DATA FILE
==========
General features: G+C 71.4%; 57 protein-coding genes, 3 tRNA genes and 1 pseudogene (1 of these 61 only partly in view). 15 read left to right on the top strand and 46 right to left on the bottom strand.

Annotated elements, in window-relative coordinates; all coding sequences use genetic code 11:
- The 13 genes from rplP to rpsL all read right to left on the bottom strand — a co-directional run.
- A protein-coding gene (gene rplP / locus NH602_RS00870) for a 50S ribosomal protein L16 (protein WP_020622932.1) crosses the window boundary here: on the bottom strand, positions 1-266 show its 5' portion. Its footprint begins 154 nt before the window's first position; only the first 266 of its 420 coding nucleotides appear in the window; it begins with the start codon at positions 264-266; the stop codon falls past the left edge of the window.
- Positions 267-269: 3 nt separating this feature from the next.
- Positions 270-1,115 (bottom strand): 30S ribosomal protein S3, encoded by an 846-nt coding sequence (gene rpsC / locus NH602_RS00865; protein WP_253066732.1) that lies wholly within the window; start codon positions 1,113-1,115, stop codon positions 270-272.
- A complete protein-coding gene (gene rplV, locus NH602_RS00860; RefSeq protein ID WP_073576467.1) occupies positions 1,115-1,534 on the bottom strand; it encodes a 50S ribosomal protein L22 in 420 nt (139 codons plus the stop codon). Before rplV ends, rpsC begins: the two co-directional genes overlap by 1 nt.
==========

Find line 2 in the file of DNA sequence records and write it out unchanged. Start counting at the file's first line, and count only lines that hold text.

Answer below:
Annotated elements, in window-relative coordinates; all coding sequences use genetic code 11: